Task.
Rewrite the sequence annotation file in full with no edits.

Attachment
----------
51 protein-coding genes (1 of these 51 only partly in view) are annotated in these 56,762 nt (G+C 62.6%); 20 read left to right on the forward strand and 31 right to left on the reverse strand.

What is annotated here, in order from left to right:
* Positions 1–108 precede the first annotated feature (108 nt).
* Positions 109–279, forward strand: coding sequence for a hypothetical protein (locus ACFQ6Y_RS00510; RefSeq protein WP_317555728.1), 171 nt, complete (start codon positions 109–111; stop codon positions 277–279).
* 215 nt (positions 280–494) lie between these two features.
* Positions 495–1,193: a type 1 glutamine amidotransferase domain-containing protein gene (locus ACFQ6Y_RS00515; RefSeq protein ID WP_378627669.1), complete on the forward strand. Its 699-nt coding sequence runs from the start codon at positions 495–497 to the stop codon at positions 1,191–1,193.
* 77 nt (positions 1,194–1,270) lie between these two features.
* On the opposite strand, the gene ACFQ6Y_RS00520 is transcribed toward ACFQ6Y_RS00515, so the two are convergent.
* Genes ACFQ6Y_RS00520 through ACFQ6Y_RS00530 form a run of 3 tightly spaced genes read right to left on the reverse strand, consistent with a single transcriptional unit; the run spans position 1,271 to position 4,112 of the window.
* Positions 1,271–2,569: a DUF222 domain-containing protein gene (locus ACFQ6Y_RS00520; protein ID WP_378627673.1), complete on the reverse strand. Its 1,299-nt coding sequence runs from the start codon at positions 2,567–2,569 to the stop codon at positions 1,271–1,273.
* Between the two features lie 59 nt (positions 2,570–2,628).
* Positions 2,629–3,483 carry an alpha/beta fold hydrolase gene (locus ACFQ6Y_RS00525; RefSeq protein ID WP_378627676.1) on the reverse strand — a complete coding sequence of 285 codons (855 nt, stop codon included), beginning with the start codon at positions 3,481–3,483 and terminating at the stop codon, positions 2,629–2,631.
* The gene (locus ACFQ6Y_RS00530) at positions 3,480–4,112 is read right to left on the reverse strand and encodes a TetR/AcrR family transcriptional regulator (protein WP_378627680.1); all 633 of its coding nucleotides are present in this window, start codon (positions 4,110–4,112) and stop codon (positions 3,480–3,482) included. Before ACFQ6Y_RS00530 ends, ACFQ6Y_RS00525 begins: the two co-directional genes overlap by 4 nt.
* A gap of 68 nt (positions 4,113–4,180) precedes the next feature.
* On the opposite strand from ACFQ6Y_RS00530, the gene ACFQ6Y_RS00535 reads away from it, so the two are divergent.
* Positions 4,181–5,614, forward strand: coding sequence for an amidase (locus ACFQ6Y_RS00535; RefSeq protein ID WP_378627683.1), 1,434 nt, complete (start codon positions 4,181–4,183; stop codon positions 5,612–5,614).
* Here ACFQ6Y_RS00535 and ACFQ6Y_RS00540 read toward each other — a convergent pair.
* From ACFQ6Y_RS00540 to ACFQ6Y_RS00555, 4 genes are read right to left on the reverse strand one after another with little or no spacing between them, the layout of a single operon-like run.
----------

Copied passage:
51 protein-coding genes (1 of these 51 only partly in view) are annotated in these 56,762 nt (G+C 62.6%); 20 read left to right on the forward strand and 31 right to left on the reverse strand.

What is annotated here, in order from left to right:
* Positions 1–108 precede the first annotated feature (108 nt).
* Positions 109–279, forward strand: coding sequence for a hypothetical protein (locus ACFQ6Y_RS00510; RefSeq protein WP_317555728.1), 171 nt, complete (start codon positions 109–111; stop codon positions 277–279).
* 215 nt (positions 280–494) lie between these two features.
* Positions 495–1,193: a type 1 glutamine amidotransferase domain-containing protein gene (locus ACFQ6Y_RS00515; RefSeq protein ID WP_378627669.1), complete on the forward strand. Its 699-nt coding sequence runs from the start codon at positions 495–497 to the stop codon at positions 1,191–1,193.
* 77 nt (positions 1,194–1,270) lie between these two features.
* On the opposite strand, the gene ACFQ6Y_RS00520 is transcribed toward ACFQ6Y_RS00515, so the two are convergent.
* Genes ACFQ6Y_RS00520 through ACFQ6Y_RS00530 form a run of 3 tightly spaced genes read right to left on the reverse strand, consistent with a single transcriptional unit; the run spans position 1,271 to position 4,112 of the window.
* Positions 1,271–2,569: a DUF222 domain-containing protein gene (locus ACFQ6Y_RS00520; protein ID WP_378627673.1), complete on the reverse strand. Its 1,299-nt coding sequence runs from the start codon at positions 2,567–2,569 to the stop codon at positions 1,271–1,273.
* Between the two features lie 59 nt (positions 2,570–2,628).
* Positions 2,629–3,483 carry an alpha/beta fold hydrolase gene (locus ACFQ6Y_RS00525; RefSeq protein ID WP_378627676.1) on the reverse strand — a complete coding sequence of 285 codons (855 nt, stop codon included), beginning with the start codon at positions 3,481–3,483 and terminating at the stop codon, positions 2,629–2,631.
* The gene (locus ACFQ6Y_RS00530) at positions 3,480–4,112 is read right to left on the reverse strand and encodes a TetR/AcrR family transcriptional regulator (protein WP_378627680.1); all 633 of its coding nucleotides are present in this window, start codon (positions 4,110–4,112) and stop codon (positions 3,480–3,482) included. Before ACFQ6Y_RS00530 ends, ACFQ6Y_RS00525 begins: the two co-directional genes overlap by 4 nt.
* A gap of 68 nt (positions 4,113–4,180) precedes the next feature.
* On the opposite strand from ACFQ6Y_RS00530, the gene ACFQ6Y_RS00535 reads away from it, so the two are divergent.
* Positions 4,181–5,614, forward strand: coding sequence for an amidase (locus ACFQ6Y_RS00535; RefSeq protein ID WP_378627683.1), 1,434 nt, complete (start codon positions 4,181–4,183; stop codon positions 5,612–5,614).
* Here ACFQ6Y_RS00535 and ACFQ6Y_RS00540 read toward each other — a convergent pair.
* From ACFQ6Y_RS00540 to ACFQ6Y_RS00555, 4 genes are read right to left on the reverse strand one after another with little or no spacing between them, the layout of a single operon-like run.